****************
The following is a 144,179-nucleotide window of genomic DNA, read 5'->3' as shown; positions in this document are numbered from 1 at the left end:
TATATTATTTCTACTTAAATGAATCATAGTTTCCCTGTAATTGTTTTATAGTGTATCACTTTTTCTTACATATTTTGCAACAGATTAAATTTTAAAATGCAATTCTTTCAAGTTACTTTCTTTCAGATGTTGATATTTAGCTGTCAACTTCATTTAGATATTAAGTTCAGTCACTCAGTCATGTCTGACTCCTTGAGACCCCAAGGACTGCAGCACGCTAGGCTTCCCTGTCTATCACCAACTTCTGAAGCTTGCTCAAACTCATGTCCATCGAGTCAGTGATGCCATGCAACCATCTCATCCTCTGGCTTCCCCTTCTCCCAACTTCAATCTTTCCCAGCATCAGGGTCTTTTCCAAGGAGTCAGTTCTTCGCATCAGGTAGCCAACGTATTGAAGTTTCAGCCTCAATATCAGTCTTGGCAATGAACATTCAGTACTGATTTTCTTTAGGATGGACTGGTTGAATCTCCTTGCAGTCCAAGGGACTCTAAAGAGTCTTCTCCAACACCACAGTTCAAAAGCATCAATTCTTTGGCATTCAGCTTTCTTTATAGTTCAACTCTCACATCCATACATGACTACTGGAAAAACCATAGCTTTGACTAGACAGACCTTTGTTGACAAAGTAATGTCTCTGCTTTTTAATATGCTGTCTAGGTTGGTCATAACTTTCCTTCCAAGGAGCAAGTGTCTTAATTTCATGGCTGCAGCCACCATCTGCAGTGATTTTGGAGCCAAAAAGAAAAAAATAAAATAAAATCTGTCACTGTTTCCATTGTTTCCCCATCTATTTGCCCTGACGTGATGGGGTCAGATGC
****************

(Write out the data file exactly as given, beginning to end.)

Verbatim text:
The following is a 144,179-nucleotide window of genomic DNA, read 5'->3' as shown; positions in this document are numbered from 1 at the left end:
TATATTATTTCTACTTAAATGAATCATAGTTTCCCTGTAATTGTTTTATAGTGTATCACTTTTTCTTACATATTTTGCAACAGATTAAATTTTAAAATGCAATTCTTTCAAGTTACTTTCTTTCAGATGTTGATATTTAGCTGTCAACTTCATTTAGATATTAAGTTCAGTCACTCAGTCATGTCTGACTCCTTGAGACCCCAAGGACTGCAGCACGCTAGGCTTCCCTGTCTATCACCAACTTCTGAAGCTTGCTCAAACTCATGTCCATCGAGTCAGTGATGCCATGCAACCATCTCATCCTCTGGCTTCCCCTTCTCCCAACTTCAATCTTTCCCAGCATCAGGGTCTTTTCCAAGGAGTCAGTTCTTCGCATCAGGTAGCCAACGTATTGAAGTTTCAGCCTCAATATCAGTCTTGGCAATGAACATTCAGTACTGATTTTCTTTAGGATGGACTGGTTGAATCTCCTTGCAGTCCAAGGGACTCTAAAGAGTCTTCTCCAACACCACAGTTCAAAAGCATCAATTCTTTGGCATTCAGCTTTCTTTATAGTTCAACTCTCACATCCATACATGACTACTGGAAAAACCATAGCTTTGACTAGACAGACCTTTGTTGACAAAGTAATGTCTCTGCTTTTTAATATGCTGTCTAGGTTGGTCATAACTTTCCTTCCAAGGAGCAAGTGTCTTAATTTCATGGCTGCAGCCACCATCTGCAGTGATTTTGGAGCCAAAAAGAAAAAAATAAAATAAAATCTGTCACTGTTTCCATTGTTTCCCCATCTATTTGCCCTGACGTGATGGGGTCAGATGC